Amid reports of ride problems and procedures for passenger embarkation (involving embarking via car desks for foot passengers), it was reported that the UK Maritime and Coastguard Agency would launch an investigation into the vessel's suitability to operate in the waters of the English Channel. It was later claimed by Condor that the MCA would not be launching an investigation, and would instead "follow up this matter with the flag state and the owners, to address the concerns being raised".[7] In the end, the MCA investigated the vessel.

Condor has so far has remained mainly quiet on the issues surrounding Condor Liberation. The Guernsey External Transport Group requested a meeting with Condor to discuss the ongoing safety concerns and punctuality of the new vessel, which concluded with the Head of the Transport Group, Deputy Kevin Stewart, advising the public to "stop putting the boot in on Condor". Public outcry for this followed.[8]

Reactions from the Channel Islands[edit]

In light of the recent events with Condor Liberation, Guernsey's harbourmaster, noted as a former Condor Ferries employee by the local media, suggested in a media interview that members of the public "retrain their stomachs" for the vessel's ride. He later confirmed that his remark was taken out of context, and was, in fact, referring to the difference in riding behaviour between the older catamaran HSCs to which the public were accustomed and those of the new trimaran vessel.[9]

Doug Bannister, Ports of Jersey chief executive, said they had been "inundated" with complaints about Condor, adding that they were currently reviewing parts of the operating agreement. He commented "What is important to make certain is that the travelling public in Jersey feel safe and it is a service that the Island wants".[6]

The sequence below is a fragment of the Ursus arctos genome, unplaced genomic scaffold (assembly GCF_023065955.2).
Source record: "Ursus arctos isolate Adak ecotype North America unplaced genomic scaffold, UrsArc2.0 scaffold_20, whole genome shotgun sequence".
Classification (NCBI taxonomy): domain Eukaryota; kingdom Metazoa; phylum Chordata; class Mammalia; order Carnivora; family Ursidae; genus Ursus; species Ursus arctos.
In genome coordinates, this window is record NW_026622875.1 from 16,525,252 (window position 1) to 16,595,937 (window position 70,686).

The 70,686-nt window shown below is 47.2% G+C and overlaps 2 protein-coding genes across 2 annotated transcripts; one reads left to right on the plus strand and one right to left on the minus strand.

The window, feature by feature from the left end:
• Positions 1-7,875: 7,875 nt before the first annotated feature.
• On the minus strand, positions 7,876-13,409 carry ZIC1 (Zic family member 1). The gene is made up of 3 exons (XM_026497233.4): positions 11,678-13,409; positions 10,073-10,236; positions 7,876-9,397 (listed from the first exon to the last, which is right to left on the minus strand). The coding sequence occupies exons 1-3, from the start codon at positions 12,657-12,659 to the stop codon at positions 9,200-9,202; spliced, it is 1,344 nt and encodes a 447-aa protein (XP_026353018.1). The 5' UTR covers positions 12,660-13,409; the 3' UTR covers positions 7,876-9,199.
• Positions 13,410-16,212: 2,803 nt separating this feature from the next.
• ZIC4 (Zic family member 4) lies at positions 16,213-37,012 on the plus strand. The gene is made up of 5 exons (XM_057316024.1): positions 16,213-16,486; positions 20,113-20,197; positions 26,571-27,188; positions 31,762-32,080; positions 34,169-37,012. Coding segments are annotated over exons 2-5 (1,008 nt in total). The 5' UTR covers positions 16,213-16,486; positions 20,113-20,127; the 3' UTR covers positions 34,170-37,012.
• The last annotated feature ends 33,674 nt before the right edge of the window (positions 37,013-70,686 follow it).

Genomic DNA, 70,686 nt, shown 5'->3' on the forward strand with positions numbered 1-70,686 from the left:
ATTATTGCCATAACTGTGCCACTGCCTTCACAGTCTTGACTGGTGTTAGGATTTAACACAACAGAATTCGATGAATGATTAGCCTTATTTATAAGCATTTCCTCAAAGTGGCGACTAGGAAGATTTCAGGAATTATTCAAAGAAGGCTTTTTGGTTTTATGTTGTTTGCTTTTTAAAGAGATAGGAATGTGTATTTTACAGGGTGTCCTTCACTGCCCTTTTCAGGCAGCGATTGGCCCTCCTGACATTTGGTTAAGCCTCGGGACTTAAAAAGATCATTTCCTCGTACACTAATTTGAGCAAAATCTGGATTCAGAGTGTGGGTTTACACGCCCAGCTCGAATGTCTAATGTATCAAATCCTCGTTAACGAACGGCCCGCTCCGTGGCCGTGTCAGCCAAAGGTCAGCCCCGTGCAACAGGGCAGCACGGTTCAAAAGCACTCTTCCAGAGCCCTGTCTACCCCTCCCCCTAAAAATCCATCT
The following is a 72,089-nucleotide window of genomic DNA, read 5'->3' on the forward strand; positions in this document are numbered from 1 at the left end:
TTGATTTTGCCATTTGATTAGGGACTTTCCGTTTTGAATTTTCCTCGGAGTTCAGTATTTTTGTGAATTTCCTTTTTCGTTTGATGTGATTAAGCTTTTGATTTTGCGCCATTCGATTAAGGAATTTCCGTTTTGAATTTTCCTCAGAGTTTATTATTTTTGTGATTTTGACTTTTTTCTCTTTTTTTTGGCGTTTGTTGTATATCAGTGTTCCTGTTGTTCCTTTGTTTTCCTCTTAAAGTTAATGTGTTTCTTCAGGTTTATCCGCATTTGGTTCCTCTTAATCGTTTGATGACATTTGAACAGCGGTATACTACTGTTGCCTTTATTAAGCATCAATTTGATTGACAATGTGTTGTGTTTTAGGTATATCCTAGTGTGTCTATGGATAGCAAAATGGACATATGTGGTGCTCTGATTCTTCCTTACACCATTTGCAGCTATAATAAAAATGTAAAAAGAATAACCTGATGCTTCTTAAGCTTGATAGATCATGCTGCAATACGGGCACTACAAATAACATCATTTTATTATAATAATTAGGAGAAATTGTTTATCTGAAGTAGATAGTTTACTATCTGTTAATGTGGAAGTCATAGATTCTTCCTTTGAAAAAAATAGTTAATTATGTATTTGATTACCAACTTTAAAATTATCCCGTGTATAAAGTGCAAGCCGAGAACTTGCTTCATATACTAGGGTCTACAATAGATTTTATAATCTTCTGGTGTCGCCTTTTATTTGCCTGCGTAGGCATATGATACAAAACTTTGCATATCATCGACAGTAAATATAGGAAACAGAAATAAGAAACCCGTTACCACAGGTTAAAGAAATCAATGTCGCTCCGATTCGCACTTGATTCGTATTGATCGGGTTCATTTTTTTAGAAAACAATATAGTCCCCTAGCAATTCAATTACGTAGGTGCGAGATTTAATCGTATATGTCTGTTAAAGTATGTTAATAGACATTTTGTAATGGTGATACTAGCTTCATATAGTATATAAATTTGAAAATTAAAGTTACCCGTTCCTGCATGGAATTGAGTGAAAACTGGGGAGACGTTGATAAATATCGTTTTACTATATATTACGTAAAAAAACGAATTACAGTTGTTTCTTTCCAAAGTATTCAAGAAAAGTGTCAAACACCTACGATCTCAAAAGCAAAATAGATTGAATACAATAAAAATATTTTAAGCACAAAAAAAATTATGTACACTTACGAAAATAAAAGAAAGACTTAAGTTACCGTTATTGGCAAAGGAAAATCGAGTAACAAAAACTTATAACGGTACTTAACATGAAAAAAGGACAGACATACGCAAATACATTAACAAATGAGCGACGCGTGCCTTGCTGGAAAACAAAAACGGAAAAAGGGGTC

1. ^ "AUTO EXPRESS 102" (PDF). austal.com. Austal. p. 2.
  2. ^ "Condor Ferries | Introducing the new Condor Ferries logo | 102". 102.condorferries.co.uk. 31 January 2015. Archived from the original on 8 February 2015. Retrieved 31 May 2016.
  3. ^ "Condor Ferries | 5 - require meta title | 102". 102.condorferries.co.uk. Archived from the original on 27 April 2016. Retrieved 31 May 2016.
  4. ^ "'Better fenders needed', says Condor after hit « Guernsey Press". Guernseypress.com. Retrieved 31 May 2016.
  5. ^ "Should 'corkscrewing' ferry have sailed? ask passengers « Guernsey Press". Guernseypress.com. Retrieved 31 May 2016.
  6. ^ a b "Allegations that Condor Liberation could capsize are 'sensationalist and factually incorrect' « Jersey Evening Post". Jerseyeveningpost.com. 27 May 2015. Retrieved 31 May 2016.
  7. ^ "UK Maritime Agency is to look into Liberation sailings « Guernsey Press". Guernseypress.com. Retrieved 31 May 2016.
  8. ^ "Stop putting the boot in on Condor, says minister « Guernsey Press". Guernseypress.com. Retrieved 31 May 2016.
  9. ^ "Condor 'were happy before with fenders' - Harbourmaster defends facilities in wake of criticism « Jersey Evening Post". Jerseyeveningpost.com. Retrieved 31 May 2016.